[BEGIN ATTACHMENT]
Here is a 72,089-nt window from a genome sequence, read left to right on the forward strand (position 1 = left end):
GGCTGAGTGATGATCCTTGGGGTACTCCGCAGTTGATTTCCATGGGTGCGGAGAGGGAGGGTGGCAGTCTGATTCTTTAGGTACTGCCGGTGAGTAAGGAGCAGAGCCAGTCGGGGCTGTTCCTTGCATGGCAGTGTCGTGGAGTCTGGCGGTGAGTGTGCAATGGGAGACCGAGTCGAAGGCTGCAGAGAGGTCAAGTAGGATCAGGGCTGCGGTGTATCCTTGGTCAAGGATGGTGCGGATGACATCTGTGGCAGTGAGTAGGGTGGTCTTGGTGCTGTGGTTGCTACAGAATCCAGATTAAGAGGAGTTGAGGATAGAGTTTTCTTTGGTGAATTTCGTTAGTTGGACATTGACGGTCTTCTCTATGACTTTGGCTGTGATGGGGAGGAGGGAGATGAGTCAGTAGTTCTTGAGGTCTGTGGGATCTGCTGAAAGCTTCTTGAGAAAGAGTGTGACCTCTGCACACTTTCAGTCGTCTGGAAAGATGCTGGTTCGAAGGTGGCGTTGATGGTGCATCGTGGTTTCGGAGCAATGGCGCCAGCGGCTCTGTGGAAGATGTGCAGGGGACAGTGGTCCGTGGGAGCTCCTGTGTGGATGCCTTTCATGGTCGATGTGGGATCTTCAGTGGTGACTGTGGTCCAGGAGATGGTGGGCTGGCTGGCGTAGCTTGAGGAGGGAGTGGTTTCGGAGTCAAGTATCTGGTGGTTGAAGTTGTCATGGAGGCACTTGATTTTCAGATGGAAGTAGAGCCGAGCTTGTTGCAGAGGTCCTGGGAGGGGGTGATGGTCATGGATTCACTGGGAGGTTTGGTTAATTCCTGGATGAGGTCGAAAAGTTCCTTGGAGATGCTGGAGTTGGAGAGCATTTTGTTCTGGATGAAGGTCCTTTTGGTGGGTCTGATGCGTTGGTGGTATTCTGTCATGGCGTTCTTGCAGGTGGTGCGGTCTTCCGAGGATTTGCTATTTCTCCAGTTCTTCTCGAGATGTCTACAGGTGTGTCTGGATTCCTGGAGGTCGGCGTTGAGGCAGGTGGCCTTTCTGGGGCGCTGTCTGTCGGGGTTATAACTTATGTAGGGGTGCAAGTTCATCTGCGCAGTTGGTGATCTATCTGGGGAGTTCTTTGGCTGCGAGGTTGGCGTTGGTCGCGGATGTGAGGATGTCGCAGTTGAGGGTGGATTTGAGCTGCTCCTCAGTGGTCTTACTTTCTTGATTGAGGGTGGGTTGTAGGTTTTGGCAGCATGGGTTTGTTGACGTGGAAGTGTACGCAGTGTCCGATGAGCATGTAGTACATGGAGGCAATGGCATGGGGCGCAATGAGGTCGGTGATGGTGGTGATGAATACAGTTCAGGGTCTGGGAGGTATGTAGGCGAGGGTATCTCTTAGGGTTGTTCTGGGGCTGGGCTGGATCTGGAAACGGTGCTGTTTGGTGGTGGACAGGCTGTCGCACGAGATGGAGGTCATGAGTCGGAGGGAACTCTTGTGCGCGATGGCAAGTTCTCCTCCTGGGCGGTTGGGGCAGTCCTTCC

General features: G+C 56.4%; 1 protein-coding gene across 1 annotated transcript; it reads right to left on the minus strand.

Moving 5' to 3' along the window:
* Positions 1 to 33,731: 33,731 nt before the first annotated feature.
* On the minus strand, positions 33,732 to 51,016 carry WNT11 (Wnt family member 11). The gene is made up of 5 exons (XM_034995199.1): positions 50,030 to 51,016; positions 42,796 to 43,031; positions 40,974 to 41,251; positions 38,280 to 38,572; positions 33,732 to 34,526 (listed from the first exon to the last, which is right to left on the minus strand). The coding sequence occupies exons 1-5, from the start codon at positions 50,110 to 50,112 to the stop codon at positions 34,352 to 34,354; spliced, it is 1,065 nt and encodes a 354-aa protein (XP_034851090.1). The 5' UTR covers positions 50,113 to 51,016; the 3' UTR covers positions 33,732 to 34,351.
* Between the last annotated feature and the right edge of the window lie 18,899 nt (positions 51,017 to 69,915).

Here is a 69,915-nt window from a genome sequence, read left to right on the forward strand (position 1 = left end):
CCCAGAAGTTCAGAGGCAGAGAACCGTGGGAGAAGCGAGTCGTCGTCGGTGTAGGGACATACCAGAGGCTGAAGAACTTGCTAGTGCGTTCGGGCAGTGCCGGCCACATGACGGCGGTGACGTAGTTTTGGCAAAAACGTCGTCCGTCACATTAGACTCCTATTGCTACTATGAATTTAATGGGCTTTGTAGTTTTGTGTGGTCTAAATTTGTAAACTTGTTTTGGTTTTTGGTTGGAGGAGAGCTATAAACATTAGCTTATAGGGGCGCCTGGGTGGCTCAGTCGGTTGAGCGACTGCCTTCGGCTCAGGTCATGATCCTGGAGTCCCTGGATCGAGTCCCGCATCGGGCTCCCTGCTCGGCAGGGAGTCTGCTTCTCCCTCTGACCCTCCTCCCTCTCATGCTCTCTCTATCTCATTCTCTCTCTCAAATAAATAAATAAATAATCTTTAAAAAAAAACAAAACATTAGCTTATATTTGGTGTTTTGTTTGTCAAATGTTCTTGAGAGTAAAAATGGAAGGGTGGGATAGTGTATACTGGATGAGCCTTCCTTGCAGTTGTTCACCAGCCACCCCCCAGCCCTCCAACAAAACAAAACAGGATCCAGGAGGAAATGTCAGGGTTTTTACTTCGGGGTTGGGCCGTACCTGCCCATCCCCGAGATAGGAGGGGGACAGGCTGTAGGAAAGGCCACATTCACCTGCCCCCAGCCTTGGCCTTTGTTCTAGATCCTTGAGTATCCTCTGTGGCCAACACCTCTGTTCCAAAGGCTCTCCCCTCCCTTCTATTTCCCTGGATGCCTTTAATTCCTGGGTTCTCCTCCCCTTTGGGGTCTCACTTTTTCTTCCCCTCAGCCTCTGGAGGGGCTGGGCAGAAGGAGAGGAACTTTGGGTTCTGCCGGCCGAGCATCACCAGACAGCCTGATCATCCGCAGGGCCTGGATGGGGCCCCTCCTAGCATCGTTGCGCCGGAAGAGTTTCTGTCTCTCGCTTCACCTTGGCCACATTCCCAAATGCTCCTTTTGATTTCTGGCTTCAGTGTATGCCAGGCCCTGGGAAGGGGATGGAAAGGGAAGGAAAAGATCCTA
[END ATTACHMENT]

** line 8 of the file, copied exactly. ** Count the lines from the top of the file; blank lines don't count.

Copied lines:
Here is a 69,915-nt window from a genome sequence, read left to right on the forward strand (position 1 = left end):